A Place to Rest – in Peace

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The two main cemeteries in Nottingham during the 1800’s were the General Cemetery and the Church Cemetery, locally known as the Rock Cemetery. Both were conceived either side of the 1845 Enclosure Act and both benefited from the Act.

The cemeteries were built on lands known as the Sand Fields around Nottingham. Today we would describe them as ‘Brown Field’ sites.

During the early to mid-1800’s many of the smaller cemeteries associated with churches in Nottingham were overcrowded to an extent where they would be deemed ‘full’. Therefore, there was a need for larger public cemeteries to be built on the outskirts of an ever expanding Nottingham.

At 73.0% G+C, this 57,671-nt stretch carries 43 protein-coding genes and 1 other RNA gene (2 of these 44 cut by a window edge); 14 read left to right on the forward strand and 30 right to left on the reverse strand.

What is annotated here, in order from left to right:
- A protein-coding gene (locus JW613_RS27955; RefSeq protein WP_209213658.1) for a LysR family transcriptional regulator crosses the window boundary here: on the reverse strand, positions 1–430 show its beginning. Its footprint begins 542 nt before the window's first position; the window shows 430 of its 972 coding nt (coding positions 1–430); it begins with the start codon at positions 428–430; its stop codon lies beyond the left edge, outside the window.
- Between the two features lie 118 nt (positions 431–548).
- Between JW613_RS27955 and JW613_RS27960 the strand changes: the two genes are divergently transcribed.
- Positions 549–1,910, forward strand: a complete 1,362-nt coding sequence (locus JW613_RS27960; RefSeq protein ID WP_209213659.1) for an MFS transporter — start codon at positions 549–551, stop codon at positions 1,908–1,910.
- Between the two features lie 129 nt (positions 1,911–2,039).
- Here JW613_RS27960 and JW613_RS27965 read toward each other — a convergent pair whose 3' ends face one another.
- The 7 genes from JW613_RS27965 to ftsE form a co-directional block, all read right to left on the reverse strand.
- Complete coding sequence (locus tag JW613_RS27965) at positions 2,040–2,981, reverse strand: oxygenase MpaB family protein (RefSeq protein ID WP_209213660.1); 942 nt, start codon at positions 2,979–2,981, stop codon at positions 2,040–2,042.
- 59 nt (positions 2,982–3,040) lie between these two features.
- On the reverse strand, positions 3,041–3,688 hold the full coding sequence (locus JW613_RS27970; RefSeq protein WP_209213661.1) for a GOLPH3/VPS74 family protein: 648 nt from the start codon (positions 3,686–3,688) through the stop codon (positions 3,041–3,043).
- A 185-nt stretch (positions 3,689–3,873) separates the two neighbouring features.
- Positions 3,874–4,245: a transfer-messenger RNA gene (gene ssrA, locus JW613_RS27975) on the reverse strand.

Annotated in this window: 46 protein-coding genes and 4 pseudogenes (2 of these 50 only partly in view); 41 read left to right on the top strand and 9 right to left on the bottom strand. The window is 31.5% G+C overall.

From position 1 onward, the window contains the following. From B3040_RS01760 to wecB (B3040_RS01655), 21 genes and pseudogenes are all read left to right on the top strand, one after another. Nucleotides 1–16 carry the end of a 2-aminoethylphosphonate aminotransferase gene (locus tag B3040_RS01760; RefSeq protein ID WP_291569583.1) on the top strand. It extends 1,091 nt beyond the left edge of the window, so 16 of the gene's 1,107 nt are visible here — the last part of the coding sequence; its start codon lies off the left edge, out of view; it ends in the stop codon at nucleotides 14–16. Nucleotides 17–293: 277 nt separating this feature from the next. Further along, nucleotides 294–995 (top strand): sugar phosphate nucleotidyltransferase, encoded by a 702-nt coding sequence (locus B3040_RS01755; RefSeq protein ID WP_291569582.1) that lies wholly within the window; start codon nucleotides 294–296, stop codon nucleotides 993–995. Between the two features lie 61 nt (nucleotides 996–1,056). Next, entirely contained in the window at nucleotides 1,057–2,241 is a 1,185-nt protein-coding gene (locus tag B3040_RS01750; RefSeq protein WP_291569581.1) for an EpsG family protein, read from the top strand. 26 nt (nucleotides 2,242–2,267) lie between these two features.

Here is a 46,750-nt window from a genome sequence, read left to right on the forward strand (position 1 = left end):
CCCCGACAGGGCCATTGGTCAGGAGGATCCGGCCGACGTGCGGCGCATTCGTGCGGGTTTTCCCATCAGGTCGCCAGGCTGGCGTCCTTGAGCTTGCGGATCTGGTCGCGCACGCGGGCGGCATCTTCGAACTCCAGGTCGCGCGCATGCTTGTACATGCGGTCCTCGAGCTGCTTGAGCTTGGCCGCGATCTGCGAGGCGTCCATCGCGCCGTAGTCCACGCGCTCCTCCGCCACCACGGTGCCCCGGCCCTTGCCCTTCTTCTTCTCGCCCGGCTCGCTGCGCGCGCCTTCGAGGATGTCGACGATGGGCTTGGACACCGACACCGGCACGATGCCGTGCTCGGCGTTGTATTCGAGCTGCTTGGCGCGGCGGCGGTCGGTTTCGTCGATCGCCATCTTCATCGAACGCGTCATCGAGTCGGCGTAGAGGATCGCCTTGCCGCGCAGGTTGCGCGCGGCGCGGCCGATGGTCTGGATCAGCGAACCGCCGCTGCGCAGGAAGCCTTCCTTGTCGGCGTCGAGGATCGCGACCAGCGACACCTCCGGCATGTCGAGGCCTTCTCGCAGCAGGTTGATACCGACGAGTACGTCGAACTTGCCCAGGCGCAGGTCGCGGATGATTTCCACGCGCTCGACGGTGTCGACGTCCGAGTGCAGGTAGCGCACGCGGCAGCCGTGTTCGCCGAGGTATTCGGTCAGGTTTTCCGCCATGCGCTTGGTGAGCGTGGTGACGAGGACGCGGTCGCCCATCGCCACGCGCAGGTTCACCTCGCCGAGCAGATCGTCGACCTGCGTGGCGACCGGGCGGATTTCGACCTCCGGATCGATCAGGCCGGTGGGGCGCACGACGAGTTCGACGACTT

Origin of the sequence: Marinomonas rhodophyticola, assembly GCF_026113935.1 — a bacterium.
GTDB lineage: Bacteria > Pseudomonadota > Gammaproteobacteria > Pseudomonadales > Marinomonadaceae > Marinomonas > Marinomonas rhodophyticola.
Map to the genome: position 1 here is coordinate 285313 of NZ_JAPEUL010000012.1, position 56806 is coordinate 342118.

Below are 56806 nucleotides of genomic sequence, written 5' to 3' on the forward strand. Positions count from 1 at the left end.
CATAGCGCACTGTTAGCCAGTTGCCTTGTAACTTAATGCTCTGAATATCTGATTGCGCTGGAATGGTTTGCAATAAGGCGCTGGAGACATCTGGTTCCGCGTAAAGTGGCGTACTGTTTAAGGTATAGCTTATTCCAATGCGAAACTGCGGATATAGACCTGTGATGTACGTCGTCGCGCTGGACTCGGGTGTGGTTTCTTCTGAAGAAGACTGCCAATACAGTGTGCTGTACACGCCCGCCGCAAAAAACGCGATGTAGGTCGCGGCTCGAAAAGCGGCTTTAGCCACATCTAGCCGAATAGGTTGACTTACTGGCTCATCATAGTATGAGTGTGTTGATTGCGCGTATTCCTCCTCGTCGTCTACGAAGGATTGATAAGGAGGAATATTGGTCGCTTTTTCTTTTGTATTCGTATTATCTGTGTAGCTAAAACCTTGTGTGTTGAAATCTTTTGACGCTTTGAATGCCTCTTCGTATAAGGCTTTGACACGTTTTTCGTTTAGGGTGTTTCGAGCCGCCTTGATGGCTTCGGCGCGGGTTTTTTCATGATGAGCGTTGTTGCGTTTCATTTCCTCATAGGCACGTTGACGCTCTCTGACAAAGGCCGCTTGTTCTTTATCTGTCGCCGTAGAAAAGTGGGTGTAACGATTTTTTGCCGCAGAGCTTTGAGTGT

General Cemetery 2015 image: K Powell

General Cemetery 2015
image: K Powell

The General Cemetery

The General Cemetery was created by the General Cemetery Company in 1836. Its creation required a special Act of Parliament and once passed, it was given Royal Assent on the 19th May 1836.

The Trustees of the Company purchased land adjacent to Derby Road, what we now refer to as Canning Circus. Initially, twelve acres of land were purchased for the sum of £6000 with the intention of creating a ‘Church of England’ cemetery. Once completed, the Cemetery was consecrated. The first interment took place on the 9th February 1837.

 

General Cemetery: Almshouses 2016 image: K Powell

General Cemetery: Almshouses 2016
image: K Powell

By 1841, the ‘Almshouses’ which we see today at Canning Circus and also a ‘Mortuary Chapel’, resembling a Greek Temple, had been built by the Company, who employed the architect Samuel S. Rawlinson.